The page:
[Ed. note: I’m pleased to introduce our latest contributor: Veteran internet movie news writer and scooper “Uncapie.” – Please welcome him!]
Director Guillermo del Toro’s on again, off again adaptation of H.P. Lovecraft’s At the Mountains of Madness looks like it has a production start date of July 2011.
The story deals with an Antarctic expedition that discovers the ruins of an ice-covered, ancient city where they awaken a prehistoric, alien civilization.
Having read del Toro’s script adaptation, I found it to be spot on with Lovecraft’s book, though a new version includes not only much more character backstory, but also has several of the crew converting into the “Elder Things” as the rest of the expedition fights them off – with William Dyer as the sole survivor, left to tell of the ill-fated expedition.
The script now reads more like a version of John W. Campbell’s novella, “Who Goes There?” which was the basis for the 1952 Howard Hawks classic, The Thing From Another World and John Carpenter’s, 1982 version: The Thing.
With del Toro’s touch, I’m sure he’ll deliver the goods, visually. He has this William Cameron Menzies vision that draws audiences into his work, but will this new revelation in the story harm or help it? After all, there have been two cinematic versions of The Thing and now a prequel movie is going to be released next year. Do we need another variation of Campbell’s work – instead of sticking to Lovecraft’s book?
Granted, Lovecraft stories are unusual to begin with and there is a lack of a damsel-in-distress being rescued by the dashing hero while battling the monster as the creature squeals, “Spa Fon!” or “Squa Tront!” But they are entertaining, especially when the “Stars Are Right” in his world. ;-)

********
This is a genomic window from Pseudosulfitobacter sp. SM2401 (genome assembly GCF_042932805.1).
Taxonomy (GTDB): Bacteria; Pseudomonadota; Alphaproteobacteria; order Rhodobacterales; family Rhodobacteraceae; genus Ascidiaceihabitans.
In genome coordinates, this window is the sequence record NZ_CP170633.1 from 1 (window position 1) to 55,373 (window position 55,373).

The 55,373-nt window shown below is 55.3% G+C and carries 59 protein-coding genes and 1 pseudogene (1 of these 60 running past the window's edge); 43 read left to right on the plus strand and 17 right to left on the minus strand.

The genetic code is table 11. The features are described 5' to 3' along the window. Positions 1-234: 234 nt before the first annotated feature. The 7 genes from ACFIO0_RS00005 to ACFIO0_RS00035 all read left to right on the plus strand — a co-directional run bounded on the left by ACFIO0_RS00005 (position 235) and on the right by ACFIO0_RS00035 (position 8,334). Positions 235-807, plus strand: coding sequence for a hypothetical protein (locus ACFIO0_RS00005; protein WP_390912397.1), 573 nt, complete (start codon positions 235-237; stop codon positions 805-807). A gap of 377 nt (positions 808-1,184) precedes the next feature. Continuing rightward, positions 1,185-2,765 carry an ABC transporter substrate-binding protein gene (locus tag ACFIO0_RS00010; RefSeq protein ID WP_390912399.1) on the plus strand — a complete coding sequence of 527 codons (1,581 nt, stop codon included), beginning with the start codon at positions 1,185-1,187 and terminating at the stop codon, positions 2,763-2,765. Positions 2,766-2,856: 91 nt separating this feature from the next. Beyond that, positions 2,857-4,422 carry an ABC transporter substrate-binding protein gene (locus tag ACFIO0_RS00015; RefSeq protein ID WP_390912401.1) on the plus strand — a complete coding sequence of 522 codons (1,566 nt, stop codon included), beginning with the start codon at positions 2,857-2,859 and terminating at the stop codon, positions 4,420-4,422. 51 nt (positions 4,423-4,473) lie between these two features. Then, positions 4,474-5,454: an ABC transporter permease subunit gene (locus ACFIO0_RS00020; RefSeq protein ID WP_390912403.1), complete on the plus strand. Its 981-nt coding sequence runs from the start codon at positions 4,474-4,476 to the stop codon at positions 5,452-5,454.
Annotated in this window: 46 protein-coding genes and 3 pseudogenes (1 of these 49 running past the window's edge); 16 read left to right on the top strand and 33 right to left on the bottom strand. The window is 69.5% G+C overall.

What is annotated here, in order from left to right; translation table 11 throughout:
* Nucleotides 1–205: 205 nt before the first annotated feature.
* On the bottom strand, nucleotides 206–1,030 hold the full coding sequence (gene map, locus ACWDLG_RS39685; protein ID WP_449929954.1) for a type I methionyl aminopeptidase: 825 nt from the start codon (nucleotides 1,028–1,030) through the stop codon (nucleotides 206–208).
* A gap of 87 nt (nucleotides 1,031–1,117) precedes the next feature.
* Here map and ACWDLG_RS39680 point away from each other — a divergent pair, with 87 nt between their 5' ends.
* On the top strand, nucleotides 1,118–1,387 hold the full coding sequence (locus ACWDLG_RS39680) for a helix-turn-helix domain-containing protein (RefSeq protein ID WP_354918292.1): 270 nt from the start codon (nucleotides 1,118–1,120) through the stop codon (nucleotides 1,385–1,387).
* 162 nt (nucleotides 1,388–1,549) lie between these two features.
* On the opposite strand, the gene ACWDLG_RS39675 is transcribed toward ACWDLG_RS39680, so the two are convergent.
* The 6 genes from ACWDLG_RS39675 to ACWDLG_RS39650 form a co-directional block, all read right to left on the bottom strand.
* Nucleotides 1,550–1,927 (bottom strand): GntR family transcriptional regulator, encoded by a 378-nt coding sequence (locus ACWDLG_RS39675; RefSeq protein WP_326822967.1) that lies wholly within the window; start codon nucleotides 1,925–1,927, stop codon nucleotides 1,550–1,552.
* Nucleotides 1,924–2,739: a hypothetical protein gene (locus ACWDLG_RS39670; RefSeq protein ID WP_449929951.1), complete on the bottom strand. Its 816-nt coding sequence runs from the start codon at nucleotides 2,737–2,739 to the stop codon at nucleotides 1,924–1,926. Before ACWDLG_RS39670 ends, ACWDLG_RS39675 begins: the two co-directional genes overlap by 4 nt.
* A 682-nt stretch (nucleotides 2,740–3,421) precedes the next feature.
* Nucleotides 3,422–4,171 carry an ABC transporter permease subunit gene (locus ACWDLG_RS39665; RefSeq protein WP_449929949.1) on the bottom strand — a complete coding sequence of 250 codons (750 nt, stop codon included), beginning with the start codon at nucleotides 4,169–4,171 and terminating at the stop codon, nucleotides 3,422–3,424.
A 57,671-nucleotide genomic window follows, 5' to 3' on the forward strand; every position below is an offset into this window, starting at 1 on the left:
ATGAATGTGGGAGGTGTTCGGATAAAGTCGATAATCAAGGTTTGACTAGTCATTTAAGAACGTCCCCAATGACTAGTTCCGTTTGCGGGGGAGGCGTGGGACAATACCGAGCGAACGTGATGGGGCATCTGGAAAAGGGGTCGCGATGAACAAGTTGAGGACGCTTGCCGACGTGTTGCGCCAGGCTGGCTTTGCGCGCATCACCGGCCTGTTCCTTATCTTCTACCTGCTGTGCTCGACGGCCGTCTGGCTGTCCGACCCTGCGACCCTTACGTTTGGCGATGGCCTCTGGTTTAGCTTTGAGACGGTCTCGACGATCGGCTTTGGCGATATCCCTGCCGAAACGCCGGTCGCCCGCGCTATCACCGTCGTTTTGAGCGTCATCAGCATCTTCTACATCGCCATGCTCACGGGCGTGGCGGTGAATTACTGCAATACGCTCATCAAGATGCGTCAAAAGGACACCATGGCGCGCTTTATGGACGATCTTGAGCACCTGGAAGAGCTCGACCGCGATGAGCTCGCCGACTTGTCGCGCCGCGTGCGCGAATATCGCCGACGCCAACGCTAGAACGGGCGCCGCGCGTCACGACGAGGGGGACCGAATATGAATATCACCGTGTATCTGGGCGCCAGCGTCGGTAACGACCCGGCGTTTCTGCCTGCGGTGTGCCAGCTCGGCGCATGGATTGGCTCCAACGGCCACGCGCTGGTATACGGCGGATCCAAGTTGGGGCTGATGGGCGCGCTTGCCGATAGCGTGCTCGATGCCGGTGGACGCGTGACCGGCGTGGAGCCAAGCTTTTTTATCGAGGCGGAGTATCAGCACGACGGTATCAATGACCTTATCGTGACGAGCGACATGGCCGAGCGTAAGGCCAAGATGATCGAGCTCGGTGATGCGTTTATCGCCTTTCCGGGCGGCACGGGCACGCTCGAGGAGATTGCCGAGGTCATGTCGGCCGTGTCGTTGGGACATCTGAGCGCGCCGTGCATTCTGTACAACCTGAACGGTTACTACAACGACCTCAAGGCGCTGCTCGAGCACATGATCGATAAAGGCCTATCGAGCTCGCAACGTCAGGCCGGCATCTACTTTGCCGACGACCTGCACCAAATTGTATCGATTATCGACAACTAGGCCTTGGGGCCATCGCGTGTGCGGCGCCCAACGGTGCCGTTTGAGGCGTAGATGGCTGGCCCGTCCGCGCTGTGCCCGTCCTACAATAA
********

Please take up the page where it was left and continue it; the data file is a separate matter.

Hopefully, At the Mountain of Madness will stay set in the 1930s and not be updated to present-day as is rumored. It has this surreal world of yesteryear that gives it its charm.
For fans of Lovecraft’s work, the H.P. Lovecraft Society produced a faithful adaptation of Madness (which includes dynamic sound effects) as a radio program that’s available on CD, as well as a 2005 black and white silent film of the “Call of Cthulu” on DVD, which runs 47 minutes, has lots of extras, and is quite impressive.
A sequel to At the Mouth of Madness was written by Tim Curen entitled, “The Hive”, in which Dyer returns to the Antarctic world with a second expedition, unearthing the “Elder Things” once again and traveling via submarine into their polar icecap lair.
Guillermo del Toro’s version of At the Mountain of Madness is slated to be released some time in 2013.